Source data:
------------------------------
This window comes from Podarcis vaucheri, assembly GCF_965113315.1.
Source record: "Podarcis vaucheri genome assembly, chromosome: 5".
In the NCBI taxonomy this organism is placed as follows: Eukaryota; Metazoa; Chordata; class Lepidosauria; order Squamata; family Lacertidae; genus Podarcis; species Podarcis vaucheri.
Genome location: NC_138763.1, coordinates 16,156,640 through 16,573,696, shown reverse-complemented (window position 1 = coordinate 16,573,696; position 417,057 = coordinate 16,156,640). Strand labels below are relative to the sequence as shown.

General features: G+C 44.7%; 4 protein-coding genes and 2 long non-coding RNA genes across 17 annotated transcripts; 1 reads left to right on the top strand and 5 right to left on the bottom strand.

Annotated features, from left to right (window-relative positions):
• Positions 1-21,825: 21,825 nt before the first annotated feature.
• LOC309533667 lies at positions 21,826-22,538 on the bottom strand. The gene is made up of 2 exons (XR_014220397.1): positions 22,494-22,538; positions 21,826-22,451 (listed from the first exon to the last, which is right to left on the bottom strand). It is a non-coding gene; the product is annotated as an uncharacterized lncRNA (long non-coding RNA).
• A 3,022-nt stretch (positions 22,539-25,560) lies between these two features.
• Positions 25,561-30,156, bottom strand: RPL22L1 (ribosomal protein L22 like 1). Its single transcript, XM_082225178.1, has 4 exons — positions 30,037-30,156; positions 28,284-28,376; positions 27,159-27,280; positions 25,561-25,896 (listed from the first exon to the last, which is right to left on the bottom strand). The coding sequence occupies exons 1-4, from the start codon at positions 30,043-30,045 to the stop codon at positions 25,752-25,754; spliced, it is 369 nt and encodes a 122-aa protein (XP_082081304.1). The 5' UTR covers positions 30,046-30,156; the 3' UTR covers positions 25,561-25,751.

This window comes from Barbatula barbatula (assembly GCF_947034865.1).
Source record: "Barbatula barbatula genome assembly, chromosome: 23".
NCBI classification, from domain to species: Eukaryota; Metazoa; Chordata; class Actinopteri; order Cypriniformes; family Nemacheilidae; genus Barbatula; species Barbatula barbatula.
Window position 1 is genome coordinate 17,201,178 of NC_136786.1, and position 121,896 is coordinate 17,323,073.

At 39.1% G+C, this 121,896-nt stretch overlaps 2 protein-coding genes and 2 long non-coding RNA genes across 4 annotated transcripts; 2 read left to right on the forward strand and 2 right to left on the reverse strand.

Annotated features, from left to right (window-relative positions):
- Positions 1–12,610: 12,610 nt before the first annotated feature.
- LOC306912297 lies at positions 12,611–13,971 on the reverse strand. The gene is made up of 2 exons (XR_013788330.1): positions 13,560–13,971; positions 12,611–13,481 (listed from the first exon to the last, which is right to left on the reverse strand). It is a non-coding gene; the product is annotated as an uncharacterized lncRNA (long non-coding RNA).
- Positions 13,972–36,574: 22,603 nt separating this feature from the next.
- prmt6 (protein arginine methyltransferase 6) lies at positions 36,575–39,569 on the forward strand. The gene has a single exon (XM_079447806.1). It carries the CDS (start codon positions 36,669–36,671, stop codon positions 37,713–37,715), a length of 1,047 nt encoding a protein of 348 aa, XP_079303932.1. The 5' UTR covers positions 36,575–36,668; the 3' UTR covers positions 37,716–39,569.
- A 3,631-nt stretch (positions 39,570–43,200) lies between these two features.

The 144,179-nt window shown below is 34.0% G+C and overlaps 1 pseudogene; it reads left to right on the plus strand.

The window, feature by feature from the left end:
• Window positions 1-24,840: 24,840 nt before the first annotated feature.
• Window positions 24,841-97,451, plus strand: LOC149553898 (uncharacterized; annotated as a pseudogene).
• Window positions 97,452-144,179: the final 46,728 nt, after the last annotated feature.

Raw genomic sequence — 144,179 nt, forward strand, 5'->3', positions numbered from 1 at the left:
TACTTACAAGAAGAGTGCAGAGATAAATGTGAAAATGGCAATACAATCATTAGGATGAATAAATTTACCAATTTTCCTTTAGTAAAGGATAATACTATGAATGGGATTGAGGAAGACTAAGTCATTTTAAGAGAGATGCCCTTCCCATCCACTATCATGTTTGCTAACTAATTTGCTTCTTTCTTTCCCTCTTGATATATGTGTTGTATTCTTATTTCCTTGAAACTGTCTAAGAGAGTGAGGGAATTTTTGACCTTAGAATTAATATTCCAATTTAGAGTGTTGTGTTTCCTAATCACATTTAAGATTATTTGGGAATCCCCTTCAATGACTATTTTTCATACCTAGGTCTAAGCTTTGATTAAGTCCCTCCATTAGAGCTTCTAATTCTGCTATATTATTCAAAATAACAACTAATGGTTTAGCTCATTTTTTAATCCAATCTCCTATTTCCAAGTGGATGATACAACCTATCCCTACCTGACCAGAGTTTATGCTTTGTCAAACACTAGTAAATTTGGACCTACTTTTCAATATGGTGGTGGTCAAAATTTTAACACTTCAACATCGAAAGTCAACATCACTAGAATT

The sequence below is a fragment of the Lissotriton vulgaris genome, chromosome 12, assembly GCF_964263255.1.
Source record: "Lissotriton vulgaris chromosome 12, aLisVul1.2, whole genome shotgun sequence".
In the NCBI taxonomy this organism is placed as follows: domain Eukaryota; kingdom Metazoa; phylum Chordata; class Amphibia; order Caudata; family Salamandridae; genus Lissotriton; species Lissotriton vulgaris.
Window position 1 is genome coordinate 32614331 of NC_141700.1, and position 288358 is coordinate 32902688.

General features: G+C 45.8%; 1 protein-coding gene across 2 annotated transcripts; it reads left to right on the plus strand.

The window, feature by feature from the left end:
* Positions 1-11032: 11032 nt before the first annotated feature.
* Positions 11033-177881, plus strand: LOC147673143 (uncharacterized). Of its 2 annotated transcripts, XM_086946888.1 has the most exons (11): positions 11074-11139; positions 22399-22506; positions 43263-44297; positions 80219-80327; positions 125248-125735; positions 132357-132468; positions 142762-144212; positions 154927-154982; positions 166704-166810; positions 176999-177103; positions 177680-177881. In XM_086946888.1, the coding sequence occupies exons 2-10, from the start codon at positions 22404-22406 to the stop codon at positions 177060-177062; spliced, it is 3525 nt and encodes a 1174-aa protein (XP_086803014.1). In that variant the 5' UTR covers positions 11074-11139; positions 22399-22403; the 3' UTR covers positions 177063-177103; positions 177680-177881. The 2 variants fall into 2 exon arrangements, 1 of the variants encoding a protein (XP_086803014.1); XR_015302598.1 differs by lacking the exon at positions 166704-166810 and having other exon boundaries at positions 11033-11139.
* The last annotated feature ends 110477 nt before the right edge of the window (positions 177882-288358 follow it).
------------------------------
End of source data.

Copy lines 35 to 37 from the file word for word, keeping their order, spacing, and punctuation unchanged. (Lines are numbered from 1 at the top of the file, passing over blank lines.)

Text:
* Positions 1-11032: 11032 nt before the first annotated feature.
* Positions 11033-177881, plus strand: LOC147673143 (uncharacterized). Of its 2 annotated transcripts, XM_086946888.1 has the most exons (11): positions 11074-11139; positions 22399-22506; positions 43263-44297; positions 80219-80327; positions 125248-125735; positions 132357-132468; positions 142762-144212; positions 154927-154982; positions 166704-166810; positions 176999-177103; positions 177680-177881. In XM_086946888.1, the coding sequence occupies exons 2-10, from the start codon at positions 22404-22406 to the stop codon at positions 177060-177062; spliced, it is 3525 nt and encodes a 1174-aa protein (XP_086803014.1). In that variant the 5' UTR covers positions 11074-11139; positions 22399-22403; the 3' UTR covers positions 177063-177103; positions 177680-177881. The 2 variants fall into 2 exon arrangements, 1 of the variants encoding a protein (XP_086803014.1); XR_015302598.1 differs by lacking the exon at positions 166704-166810 and having other exon boundaries at positions 11033-11139.
* The last annotated feature ends 110477 nt before the right edge of the window (positions 177882-288358 follow it).